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      Inhibition of cyclooxygenase-2 prevents intra-abdominal adhesions by decreasing activity of peritoneal fibroblasts

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          Abstract

          Background

          Postoperative intra-abdominal adhesions are common complications after abdominal surgery. The exact molecular mechanisms that are responsible for these complications remain unclear, and there are no effective methods for preventing adhesion formation or reformation. The aim of the study reported here was to investigate the preventive effects and underlying potential molecular mechanisms of selective cyclooxygenase-2 (COX-2) inhibitors in a rodent model of postoperative intra-abdominal adhesions.

          Materials and methods

          The expression of COX-2 in postoperative intra-abdominal adhe-sions and normal peritoneal tissue was examined by immunohistochemistry and Western blot analysis. Assays were performed to elucidate the effect of COX-2 inhibition on hypoxia-induced fibroblast activity in vitro and on intra-abdominal adhesion formation in vivo.

          Results

          Hypoxia-induced COX-2 expression in peritoneal fibroblasts was increased in postoperative intra-abdominal adhesions. Inhibition of COX-2 attenuated the activating effect of hypoxia on normal peritoneal fibroblasts in vitro. Data indicate that selective COX-2 inhibitor prevents in vivo intra-abdominal adhesion by inhibition of basic fibroblast growth factor and transforming growth factor-beta expression, but not through an antiangiogenic mechanism. Furthermore, using selective COX-2 inhibitors to prevent intra-abdominal adhesions did not adversely affect the weight, bowel motility, or healing of intestinal anastomoses in a rat model.

          Conclusion

          These results show that hypoxia-induced COX-2 expression in peritoneal fibroblasts is involved in the formation of intra-abdominal adhesions. Inhibition of COX-2 prevents postoperative intra-abdominal adhesions through suppression of inflammatory cytokines.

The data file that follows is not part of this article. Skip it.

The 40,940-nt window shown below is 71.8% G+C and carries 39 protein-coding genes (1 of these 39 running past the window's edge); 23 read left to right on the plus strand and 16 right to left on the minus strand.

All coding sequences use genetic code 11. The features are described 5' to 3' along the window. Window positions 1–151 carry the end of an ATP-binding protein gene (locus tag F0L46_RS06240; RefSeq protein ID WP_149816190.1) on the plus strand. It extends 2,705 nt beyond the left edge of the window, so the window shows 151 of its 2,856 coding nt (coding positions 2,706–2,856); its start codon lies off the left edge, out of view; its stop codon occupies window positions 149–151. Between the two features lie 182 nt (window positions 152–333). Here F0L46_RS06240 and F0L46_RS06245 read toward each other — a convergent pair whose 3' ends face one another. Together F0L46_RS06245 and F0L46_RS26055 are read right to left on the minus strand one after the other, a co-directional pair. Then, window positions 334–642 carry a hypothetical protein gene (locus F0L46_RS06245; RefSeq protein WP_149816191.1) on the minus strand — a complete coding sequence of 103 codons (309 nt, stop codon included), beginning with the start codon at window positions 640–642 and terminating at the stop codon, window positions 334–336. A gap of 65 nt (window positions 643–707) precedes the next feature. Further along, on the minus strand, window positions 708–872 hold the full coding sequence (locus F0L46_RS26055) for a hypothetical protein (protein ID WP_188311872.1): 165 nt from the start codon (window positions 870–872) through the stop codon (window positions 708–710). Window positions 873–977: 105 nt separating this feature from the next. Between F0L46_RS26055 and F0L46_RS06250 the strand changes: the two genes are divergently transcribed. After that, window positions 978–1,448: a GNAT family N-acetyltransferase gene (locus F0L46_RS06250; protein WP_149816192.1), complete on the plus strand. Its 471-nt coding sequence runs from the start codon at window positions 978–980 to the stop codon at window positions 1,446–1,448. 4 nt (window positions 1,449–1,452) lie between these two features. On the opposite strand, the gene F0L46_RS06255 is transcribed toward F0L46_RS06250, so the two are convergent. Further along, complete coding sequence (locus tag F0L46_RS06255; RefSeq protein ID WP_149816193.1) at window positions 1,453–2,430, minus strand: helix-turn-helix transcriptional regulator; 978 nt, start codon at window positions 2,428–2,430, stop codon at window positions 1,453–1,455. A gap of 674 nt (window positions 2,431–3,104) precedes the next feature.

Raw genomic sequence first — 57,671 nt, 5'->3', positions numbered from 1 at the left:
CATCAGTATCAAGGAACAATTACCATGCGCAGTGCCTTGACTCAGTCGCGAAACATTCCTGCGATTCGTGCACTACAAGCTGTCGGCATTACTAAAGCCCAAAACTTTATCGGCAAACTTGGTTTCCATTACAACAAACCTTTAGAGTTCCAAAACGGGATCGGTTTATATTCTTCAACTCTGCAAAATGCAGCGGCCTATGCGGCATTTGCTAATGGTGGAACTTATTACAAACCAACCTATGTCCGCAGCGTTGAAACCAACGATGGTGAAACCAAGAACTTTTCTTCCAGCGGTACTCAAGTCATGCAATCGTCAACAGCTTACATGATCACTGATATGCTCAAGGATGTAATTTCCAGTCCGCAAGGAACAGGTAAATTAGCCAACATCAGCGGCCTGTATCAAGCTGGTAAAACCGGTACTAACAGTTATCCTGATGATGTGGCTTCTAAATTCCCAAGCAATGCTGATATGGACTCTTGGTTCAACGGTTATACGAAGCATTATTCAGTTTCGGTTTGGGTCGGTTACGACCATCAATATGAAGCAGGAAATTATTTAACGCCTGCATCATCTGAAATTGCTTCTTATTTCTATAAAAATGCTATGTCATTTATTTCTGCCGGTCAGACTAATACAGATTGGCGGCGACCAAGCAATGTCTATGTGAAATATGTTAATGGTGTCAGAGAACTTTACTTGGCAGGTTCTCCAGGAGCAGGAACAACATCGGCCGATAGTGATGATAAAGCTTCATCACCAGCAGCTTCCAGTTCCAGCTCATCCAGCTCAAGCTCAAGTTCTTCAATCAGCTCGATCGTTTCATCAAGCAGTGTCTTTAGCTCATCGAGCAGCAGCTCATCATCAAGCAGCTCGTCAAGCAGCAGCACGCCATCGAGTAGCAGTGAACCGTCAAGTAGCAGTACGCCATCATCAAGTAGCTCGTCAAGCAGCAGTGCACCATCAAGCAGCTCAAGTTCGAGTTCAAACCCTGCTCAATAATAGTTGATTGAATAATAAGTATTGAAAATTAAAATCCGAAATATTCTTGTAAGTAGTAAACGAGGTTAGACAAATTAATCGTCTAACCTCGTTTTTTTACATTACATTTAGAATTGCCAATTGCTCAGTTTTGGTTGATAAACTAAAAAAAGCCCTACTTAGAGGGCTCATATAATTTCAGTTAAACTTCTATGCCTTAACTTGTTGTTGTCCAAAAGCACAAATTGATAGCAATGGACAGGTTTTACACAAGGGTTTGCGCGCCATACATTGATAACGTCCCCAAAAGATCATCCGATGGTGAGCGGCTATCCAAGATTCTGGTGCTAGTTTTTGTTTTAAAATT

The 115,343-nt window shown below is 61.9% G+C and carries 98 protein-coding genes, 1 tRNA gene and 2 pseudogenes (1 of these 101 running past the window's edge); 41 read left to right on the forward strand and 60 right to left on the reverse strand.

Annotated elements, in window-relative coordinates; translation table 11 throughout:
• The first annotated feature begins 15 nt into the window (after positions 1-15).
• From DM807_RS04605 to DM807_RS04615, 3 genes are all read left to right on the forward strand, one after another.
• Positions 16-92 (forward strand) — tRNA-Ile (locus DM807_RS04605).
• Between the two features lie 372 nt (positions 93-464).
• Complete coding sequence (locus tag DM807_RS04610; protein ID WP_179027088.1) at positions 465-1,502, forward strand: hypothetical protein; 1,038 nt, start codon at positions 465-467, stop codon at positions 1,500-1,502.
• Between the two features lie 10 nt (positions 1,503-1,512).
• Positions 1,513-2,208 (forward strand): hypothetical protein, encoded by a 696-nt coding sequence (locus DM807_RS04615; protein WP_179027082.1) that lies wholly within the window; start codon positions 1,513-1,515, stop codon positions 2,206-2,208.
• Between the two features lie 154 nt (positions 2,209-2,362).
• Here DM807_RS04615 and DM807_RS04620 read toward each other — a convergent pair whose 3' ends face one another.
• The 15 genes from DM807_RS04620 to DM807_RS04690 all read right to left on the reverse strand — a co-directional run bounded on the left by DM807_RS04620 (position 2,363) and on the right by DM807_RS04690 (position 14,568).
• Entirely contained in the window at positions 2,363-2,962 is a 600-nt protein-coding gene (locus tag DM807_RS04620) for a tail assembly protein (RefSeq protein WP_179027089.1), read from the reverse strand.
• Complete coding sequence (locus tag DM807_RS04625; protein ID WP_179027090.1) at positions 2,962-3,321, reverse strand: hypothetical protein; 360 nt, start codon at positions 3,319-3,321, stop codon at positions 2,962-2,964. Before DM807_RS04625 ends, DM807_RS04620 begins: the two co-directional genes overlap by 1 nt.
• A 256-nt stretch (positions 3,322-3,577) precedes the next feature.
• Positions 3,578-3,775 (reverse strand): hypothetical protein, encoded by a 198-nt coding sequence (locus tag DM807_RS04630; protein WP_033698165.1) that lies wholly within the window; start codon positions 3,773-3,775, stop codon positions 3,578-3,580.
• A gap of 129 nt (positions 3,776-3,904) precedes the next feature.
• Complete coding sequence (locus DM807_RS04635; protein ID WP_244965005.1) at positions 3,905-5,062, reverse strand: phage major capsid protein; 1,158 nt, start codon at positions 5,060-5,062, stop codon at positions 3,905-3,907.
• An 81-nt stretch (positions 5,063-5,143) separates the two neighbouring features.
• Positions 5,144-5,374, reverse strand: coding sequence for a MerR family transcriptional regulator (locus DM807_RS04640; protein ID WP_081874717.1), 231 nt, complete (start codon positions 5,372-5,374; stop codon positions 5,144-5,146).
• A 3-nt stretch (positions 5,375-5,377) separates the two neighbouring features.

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          Most cited references 34

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          Burden of adhesions in abdominal and pelvic surgery: systematic review and met-analysis

          Objective To estimate the disease burden of the most important complications of postoperative abdominal adhesions: small bowel obstruction, difficulties at reoperation, infertility, and chronic pain. Design Systematic review and meta-analyses. Data sources Searches of PubMed, Embase, and Central, from January 1990 to December 2012, without restrictions to publication status or language. Study selection All types of studies reporting on the incidence of adhesion related complications were considered. Data extraction and analysis The primary outcome was the incidence of adhesive small bowel obstruction in patients with a history of abdominal surgery. Secondary outcomes were the incidence of small bowel obstruction by any cause, difference in operative time, enterotomy during adhesiolysis, and pregnancy rate after abdominal surgery. Subgroup and sensitivity analyses were done to study the robustness of the results. A random effects model was used to account for heterogeneity between studies. Results We identified 196 eligible papers. Heterogeneity was considerable for almost all meta-analyses. The origin of heterogeneity could not be explained by study design, study quality, publication date, anatomical site of operation, or operative technique. The incidence of small bowel obstruction by any cause after abdominal surgery was 9% (95% confidence interval 7% to 10%; I2=99%). the incidence of adhesive small bowel obstruction was 2% (2% to 3%; I2=93%); presence of adhesions was generally confirmed by emergent reoperation. In patients with a known cause of small bowel obstruction, adhesions were the single most common cause (56%, 49% to 64%; I2=96%). Operative time was prolonged by 15 minutes (95% confidence interval 9.3 to 21.1 minutes; I2=85%) in patients with previous surgery. Use of adhesiolysis resulted in a 6% (4% to 8%; I2=89%) incidence of iatrogenic bowel injury. The pregnancy rate after colorectal surgery in patients with inflammatory bowel disease was 50% (37% to 63%; I2=94%), which was significantly lower than the pregnancy rate in medically treated patients (82%, 70% to 94%; I2=97%). Conclusions This review provides detailed and systematically analysed knowledge of the disease burden of adhesions. Complications of postoperative adhesion formation are frequent, have a large negative effect on patients’ health, and increase workload in clinical practice. The quantitative effects should be interpreted with caution owing to large heterogeneity. Registration The review protocol was registered through PROSPERO (CRD42012003180).
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            Pathophysiology and prevention of postoperative peritoneal adhesions.